Monday, May 27, 2013

"If one person smiles at me...."

An article in The Daily Beast/Newsweek, "The Suicide Epidemic" by Tony Dokoupil, centers on the research of Thomas Joiner. Suicide is increasing, now accounting for greater mortality than war, murder, and "the forces of nature" combined. The Church needs to face up to this not least because it can do something about the isolation and despair that are major factors in determining who will try to kill themselves. We can offer hope—which is the opposite of despair—and affirm the importance of each person in the eyes of God and to each other (1 John 3:11-18).  From the article:
.... Why do people die by suicide? Because they want to. Because they can. Dozens of risk factors banged down to a formula he shared with me in his office: “People will die by suicide when they have both the desire to die and the ability to die.
....a set of three overlapping conditions that combine to create a dark alley of the soul. ...[W]hat’s alarming is that each condition itself isn’t extreme or unusual, and the combined suicidal state of mind is not unfathomably psychotic. On the contrary, suicide’s Venn diagram is composed of circles we all routinely step in, or near, never realizing we are in the deadly center until it’s too late. Joiner’s conditions of suicide are the conditions of everyday life.

He calls the first “low belonging,” and it’s the most intuitive idea in his formula. Joiner argues that “the desire to die” begins with loneliness, a thwarted need for inclusion and connection. That explains why suicide rates rise by a third on the continuum from married to never been married. It also accords with the fact that divorced people suffer the greatest suicide risk, while twins have reduced risk and mothers of small children have close to the lowest risk. A mother of six has six times the protection of her childless counterpart, according to one study. She may die of work and worry, but not of self-harm.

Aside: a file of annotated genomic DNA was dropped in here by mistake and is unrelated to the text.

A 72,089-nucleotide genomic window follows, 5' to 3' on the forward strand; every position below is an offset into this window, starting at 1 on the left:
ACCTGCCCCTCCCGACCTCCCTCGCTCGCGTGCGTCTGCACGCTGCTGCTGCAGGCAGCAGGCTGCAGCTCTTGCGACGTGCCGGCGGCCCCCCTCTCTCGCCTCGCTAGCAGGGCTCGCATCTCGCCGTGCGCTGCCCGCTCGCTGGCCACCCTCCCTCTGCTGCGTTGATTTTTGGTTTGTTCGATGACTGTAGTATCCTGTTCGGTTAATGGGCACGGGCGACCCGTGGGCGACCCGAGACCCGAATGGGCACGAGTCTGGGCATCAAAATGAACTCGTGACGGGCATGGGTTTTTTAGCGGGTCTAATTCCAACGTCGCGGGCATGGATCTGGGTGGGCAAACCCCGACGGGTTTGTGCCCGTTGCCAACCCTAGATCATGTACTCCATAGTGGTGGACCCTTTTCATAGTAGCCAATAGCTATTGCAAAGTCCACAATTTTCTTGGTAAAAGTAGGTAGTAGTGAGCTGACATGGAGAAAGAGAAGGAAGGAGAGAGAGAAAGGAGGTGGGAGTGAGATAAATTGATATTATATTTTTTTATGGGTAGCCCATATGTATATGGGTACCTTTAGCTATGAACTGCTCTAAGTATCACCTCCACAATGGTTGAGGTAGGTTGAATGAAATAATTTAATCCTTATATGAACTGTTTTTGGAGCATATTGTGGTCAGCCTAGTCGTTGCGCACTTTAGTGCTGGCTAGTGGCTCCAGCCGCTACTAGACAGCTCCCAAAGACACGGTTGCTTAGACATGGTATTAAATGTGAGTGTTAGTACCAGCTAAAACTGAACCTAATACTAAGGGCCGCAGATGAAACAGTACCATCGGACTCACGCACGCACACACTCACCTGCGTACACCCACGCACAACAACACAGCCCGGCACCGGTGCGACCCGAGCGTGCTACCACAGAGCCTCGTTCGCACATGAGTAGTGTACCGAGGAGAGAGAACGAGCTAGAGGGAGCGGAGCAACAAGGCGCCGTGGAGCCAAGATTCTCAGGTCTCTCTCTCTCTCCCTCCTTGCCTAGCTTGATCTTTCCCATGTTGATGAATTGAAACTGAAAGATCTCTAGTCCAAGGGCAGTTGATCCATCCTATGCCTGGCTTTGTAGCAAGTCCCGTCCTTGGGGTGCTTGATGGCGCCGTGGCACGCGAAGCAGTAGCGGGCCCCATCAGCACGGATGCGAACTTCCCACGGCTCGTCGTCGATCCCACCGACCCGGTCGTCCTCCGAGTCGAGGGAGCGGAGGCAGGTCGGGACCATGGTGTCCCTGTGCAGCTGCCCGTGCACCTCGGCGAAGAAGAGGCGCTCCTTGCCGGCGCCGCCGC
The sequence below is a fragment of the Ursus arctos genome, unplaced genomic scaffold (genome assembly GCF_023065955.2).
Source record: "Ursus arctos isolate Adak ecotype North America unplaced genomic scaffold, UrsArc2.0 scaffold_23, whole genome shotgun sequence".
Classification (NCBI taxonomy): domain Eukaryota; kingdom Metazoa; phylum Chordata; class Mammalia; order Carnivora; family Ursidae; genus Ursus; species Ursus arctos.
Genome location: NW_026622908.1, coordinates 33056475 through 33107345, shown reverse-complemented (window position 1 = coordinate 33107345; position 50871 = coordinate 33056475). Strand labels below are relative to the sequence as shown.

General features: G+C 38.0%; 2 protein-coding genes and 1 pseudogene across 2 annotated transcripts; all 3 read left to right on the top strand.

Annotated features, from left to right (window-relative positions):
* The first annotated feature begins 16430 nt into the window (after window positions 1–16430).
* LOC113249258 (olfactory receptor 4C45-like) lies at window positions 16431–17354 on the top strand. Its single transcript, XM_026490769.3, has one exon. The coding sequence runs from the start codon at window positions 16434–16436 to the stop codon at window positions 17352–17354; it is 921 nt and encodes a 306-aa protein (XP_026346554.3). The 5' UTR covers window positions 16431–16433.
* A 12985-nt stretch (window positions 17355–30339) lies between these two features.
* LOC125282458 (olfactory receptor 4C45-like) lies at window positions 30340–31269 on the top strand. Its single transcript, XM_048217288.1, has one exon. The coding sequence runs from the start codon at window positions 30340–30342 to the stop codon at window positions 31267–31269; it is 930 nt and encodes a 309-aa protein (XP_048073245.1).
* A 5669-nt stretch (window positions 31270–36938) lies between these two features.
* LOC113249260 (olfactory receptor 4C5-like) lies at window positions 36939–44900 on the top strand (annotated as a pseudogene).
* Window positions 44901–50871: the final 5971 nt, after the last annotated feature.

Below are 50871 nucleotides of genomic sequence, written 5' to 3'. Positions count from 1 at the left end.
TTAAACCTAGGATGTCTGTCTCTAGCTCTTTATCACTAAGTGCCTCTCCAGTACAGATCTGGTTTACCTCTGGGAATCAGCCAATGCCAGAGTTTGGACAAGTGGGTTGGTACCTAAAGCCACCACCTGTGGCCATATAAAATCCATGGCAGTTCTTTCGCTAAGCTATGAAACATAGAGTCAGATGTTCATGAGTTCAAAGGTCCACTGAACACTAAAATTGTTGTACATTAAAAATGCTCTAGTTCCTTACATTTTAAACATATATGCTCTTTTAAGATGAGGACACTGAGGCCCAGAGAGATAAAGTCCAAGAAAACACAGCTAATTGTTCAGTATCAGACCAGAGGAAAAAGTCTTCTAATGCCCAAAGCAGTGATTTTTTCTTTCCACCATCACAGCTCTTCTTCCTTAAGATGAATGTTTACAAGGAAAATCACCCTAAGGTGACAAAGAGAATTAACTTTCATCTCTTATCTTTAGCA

The need to belong is so strong, Joiner says, that it sometimes expresses itself even in death. “I’m walking to the bridge,” begins a Golden Gate Bridge suicide note he cites. “If one person smiles at me on the way, I will not jump.” The writer jumped. He was alone, and so are more of the rest of us. Unattached is the new fancy-free, a strategy for success that translates to later marriages, easier divorces, fewer kids, and a tendency to keep running toward the next horizon, skipping family dinner in the process. ....

Joiner calls his second condition “burdensomeness,” and it may be as emotionally intuitive as loneliness. When people see themselves as effective—as providers for their families, resources for their friends, contributors to the world—they maintain the will to live. When they lose that view of themselves, when it curdles into a feeling of liability, the desire to die takes root. We need each other, but if we feel we are failing those we need, the choice is clear. We’d rather be dead.

This explains why suicides rise with unemployment, and also with the number of days a person has been on bed rest. Just the experience of needing and receiving help from friends—rather than doing for oneself and others—can make a person pine for death. .... [more]